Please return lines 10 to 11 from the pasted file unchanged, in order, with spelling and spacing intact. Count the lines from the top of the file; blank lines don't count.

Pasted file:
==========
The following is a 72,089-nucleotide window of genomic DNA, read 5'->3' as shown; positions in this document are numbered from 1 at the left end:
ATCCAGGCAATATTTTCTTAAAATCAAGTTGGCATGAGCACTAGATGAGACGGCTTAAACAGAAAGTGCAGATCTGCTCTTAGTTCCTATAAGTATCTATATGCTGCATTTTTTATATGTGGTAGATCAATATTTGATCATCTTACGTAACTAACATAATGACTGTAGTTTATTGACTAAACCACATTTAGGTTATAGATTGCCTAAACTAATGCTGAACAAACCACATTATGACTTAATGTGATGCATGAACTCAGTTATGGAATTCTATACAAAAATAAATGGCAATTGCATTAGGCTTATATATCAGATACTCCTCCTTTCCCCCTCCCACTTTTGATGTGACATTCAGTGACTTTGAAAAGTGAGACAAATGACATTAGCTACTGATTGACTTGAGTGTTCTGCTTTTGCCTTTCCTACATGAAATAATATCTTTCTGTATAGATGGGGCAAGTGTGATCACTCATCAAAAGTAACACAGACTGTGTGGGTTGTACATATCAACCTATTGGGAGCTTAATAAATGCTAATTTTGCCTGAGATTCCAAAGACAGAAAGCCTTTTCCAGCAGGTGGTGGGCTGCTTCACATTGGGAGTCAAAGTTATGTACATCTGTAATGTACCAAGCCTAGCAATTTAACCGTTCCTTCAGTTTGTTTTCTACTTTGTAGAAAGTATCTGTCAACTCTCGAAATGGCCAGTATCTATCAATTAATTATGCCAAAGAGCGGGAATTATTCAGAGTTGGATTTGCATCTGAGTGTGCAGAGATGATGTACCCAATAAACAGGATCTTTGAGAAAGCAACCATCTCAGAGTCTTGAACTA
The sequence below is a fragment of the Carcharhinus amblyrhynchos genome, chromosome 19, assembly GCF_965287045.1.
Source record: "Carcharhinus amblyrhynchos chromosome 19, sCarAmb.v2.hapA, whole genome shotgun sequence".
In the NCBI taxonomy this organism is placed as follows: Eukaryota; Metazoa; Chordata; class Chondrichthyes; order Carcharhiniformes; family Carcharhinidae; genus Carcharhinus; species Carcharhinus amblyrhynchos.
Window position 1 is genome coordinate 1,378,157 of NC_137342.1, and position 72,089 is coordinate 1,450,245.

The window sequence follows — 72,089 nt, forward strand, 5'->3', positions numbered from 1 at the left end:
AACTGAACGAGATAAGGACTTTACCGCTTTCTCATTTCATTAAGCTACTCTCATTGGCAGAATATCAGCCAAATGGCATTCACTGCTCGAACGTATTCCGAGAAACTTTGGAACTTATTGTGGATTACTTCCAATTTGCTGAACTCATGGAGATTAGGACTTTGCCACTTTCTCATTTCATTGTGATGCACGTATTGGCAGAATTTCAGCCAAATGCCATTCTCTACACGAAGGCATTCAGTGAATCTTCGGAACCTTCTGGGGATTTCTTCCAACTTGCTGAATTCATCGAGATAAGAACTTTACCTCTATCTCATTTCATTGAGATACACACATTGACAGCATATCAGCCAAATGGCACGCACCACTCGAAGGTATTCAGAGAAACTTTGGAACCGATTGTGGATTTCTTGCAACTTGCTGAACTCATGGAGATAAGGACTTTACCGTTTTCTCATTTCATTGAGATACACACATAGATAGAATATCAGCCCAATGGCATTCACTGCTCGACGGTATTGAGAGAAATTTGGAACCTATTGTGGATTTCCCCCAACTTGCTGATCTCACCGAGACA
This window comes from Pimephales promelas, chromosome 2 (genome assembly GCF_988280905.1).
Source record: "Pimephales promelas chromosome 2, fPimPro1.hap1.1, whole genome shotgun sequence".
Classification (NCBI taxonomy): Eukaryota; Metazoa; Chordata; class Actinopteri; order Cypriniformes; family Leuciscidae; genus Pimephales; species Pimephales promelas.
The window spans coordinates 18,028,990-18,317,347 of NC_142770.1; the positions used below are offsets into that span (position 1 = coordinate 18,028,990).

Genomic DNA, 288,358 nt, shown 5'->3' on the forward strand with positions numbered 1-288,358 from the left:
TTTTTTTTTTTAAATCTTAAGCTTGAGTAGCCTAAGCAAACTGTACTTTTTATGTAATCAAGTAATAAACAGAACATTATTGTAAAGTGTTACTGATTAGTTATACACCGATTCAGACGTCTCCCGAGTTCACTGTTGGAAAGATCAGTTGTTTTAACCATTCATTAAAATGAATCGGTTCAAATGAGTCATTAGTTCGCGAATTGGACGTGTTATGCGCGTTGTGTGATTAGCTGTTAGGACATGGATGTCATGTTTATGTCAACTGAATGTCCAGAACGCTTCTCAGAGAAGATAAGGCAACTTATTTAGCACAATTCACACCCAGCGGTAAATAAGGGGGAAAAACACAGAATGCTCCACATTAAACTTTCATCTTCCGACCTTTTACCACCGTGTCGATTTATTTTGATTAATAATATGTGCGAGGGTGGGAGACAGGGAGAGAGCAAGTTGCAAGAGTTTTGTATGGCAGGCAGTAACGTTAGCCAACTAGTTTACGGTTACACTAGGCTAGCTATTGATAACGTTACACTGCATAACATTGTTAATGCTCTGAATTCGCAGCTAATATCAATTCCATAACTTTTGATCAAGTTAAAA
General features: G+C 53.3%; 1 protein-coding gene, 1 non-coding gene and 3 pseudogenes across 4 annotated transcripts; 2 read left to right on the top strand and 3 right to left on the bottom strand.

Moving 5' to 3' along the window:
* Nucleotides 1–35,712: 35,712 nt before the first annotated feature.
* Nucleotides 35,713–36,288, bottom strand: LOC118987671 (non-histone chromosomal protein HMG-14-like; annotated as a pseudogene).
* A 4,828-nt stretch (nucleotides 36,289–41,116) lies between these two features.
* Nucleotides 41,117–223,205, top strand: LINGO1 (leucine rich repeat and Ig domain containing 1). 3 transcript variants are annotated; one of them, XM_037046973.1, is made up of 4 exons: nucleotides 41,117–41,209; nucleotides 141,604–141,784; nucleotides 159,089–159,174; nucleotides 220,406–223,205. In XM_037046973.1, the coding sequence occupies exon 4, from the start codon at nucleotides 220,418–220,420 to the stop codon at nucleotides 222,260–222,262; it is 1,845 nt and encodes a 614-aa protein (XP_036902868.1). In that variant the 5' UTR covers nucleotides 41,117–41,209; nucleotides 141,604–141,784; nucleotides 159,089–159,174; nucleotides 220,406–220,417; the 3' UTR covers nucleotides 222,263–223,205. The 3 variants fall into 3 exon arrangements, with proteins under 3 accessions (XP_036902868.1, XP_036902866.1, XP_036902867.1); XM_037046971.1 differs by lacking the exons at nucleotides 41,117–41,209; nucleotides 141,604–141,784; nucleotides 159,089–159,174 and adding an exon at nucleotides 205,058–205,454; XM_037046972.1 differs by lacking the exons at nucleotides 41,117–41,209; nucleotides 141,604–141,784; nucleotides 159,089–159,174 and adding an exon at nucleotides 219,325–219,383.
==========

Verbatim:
Source record: "Pimephales promelas chromosome 2, fPimPro1.hap1.1, whole genome shotgun sequence".
Classification (NCBI taxonomy): Eukaryota; Metazoa; Chordata; class Actinopteri; order Cypriniformes; family Leuciscidae; genus Pimephales; species Pimephales promelas.